Apple refuses e-book pricing scheme

The giant company, Apple, had refused charges that the company had schemed with publishers to increase costs for e-books, describing itself as a hero for prying Amazon’s “monopolistic grip” from the market.

In a statement issued by an official from the company, Tom Neumayr said, “The DOJ’s accusation of collusion against Apple is simple not true.”

Tom Neumayr gave this statement a day after a Department of Justice antitrust suit was filed.

Further, Tom Neumayr said, “The launch of the iBookstore in 2010 fostered innovation and competition, breaking Amazon’s monopolistic grip on the publishing industry.”

Meanwhile, the Justice Department sued Apple and five other publishing companies saying a conspiracy to increase costs as well as limit competition for e-books. The company soon announced a partial settlement in the case.

Media person said, “Three of the publishers agreed to end the scheme to force retailers such as Amazon to accept a new pricing plan that ended their ability to offer discounts for electronic books.”

On the other hand, the Hachette Book Group, HarperCollins and Simon & Schuster have found a middle way though the case will proceed against Apple and the other two — Macmillan and Penguin Group — the Justice Department said, “For conspiring to end e-book retailers’ freedom to compete on price.”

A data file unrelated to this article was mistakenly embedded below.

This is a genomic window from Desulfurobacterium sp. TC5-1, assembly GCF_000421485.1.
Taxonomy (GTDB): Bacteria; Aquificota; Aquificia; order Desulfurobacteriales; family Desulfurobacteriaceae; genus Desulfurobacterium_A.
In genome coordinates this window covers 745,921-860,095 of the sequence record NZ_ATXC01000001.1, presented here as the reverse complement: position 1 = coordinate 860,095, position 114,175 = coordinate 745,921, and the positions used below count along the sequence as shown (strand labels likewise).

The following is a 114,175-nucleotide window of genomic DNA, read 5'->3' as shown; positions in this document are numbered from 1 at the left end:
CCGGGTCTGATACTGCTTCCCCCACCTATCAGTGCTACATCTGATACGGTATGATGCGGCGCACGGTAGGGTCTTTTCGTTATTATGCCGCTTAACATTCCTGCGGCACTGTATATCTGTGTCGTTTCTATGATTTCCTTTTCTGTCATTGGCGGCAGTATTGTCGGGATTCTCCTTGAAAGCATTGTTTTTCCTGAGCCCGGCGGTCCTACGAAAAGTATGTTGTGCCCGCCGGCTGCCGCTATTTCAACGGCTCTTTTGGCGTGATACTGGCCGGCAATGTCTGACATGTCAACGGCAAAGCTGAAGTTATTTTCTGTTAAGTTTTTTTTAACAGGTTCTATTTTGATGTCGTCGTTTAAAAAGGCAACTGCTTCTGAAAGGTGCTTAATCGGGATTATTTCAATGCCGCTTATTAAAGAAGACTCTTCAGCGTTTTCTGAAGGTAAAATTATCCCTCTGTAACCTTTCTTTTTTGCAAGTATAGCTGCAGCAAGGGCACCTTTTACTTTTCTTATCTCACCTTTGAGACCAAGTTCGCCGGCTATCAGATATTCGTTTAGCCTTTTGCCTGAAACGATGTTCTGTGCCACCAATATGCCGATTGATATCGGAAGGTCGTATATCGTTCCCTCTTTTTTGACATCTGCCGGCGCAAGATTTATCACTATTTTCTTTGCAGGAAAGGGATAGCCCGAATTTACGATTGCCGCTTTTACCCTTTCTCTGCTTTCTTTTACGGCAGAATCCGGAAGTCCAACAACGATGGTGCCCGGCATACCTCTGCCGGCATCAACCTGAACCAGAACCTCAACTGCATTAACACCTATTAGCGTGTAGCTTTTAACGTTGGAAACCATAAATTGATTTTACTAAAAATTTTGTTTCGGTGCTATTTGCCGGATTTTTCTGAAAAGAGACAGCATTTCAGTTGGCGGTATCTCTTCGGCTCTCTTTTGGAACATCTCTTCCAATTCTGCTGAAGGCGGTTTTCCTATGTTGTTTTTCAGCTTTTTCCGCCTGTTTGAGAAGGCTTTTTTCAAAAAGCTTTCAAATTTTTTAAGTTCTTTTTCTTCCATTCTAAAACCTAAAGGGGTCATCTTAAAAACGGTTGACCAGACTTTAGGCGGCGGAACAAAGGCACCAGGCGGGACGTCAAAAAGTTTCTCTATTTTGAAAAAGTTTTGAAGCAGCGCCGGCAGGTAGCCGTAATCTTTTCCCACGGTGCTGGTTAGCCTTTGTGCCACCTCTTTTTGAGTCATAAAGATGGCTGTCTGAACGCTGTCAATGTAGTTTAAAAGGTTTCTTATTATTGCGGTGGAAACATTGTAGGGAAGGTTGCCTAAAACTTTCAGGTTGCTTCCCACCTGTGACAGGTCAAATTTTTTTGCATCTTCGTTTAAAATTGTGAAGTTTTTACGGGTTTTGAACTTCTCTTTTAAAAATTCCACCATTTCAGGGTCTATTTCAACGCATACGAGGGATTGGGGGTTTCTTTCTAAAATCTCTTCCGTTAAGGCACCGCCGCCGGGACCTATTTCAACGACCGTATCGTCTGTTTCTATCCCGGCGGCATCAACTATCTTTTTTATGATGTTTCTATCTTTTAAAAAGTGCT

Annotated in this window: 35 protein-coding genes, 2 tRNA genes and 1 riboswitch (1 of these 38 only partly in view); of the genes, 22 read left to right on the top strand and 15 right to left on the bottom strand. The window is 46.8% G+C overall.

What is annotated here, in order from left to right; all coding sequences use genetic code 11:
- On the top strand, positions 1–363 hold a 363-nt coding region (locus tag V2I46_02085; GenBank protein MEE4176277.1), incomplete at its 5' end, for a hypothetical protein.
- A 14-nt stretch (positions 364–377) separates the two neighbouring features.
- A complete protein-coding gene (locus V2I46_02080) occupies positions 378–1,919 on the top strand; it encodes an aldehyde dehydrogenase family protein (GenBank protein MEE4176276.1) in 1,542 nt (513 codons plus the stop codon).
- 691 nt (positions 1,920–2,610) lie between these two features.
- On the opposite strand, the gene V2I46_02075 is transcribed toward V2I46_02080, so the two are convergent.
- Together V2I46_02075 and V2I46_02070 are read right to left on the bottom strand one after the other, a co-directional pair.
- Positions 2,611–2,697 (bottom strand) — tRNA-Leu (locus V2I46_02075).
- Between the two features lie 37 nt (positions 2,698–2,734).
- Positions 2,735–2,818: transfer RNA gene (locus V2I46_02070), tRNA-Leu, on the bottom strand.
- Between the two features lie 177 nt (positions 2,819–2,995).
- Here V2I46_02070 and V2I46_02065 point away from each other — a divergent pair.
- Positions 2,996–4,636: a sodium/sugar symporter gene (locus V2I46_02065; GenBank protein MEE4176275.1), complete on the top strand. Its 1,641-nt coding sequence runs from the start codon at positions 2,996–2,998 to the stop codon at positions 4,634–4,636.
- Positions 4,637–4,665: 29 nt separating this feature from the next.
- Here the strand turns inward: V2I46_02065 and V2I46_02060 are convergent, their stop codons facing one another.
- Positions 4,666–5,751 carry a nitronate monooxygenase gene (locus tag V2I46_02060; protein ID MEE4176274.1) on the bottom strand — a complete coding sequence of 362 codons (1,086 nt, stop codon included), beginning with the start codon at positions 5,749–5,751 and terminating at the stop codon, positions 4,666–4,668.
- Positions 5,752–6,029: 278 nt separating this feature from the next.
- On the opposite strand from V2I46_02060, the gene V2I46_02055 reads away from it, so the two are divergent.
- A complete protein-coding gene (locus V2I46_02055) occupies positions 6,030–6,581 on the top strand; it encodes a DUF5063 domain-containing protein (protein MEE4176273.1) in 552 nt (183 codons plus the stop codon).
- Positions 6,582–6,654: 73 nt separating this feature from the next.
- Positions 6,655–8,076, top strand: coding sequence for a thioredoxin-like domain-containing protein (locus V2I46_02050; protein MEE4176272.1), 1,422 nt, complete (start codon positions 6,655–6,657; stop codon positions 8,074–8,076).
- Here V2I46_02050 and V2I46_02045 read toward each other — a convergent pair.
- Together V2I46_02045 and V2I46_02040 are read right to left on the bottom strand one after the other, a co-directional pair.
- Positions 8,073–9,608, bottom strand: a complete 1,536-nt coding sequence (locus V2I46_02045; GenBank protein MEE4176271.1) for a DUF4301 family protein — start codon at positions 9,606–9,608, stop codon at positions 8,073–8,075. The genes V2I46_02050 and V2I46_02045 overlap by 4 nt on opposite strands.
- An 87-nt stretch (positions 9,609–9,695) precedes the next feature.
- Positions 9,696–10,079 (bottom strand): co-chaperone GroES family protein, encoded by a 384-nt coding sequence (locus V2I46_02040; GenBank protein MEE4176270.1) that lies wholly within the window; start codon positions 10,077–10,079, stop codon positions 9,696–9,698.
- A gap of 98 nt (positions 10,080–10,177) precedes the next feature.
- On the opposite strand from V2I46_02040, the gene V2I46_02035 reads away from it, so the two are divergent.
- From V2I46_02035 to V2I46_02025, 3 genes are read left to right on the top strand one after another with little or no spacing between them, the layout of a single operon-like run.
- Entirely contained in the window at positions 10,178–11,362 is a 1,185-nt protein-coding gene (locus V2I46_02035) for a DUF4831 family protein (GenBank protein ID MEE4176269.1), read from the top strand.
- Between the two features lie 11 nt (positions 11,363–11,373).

Attorney General Eric Holder said, “As a result of the conspiracy, consumers paid millions of dollars more for some of the most popular titles, and competition was eliminated.”

Before the launch of Apple’s iPad, online retail company Amazon sold many electronic versions of new best sellers for $9.99.

The suit said that after Apple’s “agency” model was launched in the market, the prices increased to $12.99 and higher, and price competition among retailers was “unlawfully eliminated.”

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